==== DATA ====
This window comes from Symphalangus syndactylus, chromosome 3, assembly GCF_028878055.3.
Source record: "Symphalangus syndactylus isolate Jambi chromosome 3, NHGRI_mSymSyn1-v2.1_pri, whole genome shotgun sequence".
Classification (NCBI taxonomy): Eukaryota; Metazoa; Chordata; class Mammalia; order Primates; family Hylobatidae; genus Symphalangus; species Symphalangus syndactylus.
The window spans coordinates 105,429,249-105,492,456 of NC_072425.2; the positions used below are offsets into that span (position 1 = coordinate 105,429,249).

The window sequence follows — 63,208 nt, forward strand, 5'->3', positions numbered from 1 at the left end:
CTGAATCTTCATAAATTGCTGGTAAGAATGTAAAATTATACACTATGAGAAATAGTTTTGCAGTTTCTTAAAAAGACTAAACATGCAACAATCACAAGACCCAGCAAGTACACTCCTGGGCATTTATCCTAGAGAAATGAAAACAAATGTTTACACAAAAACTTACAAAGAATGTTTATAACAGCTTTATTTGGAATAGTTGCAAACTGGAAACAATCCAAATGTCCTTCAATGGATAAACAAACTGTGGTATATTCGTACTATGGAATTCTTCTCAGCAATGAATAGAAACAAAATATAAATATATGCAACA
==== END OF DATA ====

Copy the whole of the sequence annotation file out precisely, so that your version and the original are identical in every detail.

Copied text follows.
This window comes from Symphalangus syndactylus, chromosome 3, assembly GCF_028878055.3.
Source record: "Symphalangus syndactylus isolate Jambi chromosome 3, NHGRI_mSymSyn1-v2.1_pri, whole genome shotgun sequence".
Classification (NCBI taxonomy): Eukaryota; Metazoa; Chordata; class Mammalia; order Primates; family Hylobatidae; genus Symphalangus; species Symphalangus syndactylus.
The window spans coordinates 105,429,249-105,492,456 of NC_072425.2; the positions used below are offsets into that span (position 1 = coordinate 105,429,249).

The window sequence follows — 63,208 nt, forward strand, 5'->3', positions numbered from 1 at the left end:
CTGAATCTTCATAAATTGCTGGTAAGAATGTAAAATTATACACTATGAGAAATAGTTTTGCAGTTTCTTAAAAAGACTAAACATGCAACAATCACAAGACCCAGCAAGTACACTCCTGGGCATTTATCCTAGAGAAATGAAAACAAATGTTTACACAAAAACTTACAAAGAATGTTTATAACAGCTTTATTTGGAATAGTTGCAAACTGGAAACAATCCAAATGTCCTTCAATGGATAAACAAACTGTGGTATATTCGTACTATGGAATTCTTCTCAGCAATGAATAGAAACAAAATATAAATATATGCAACA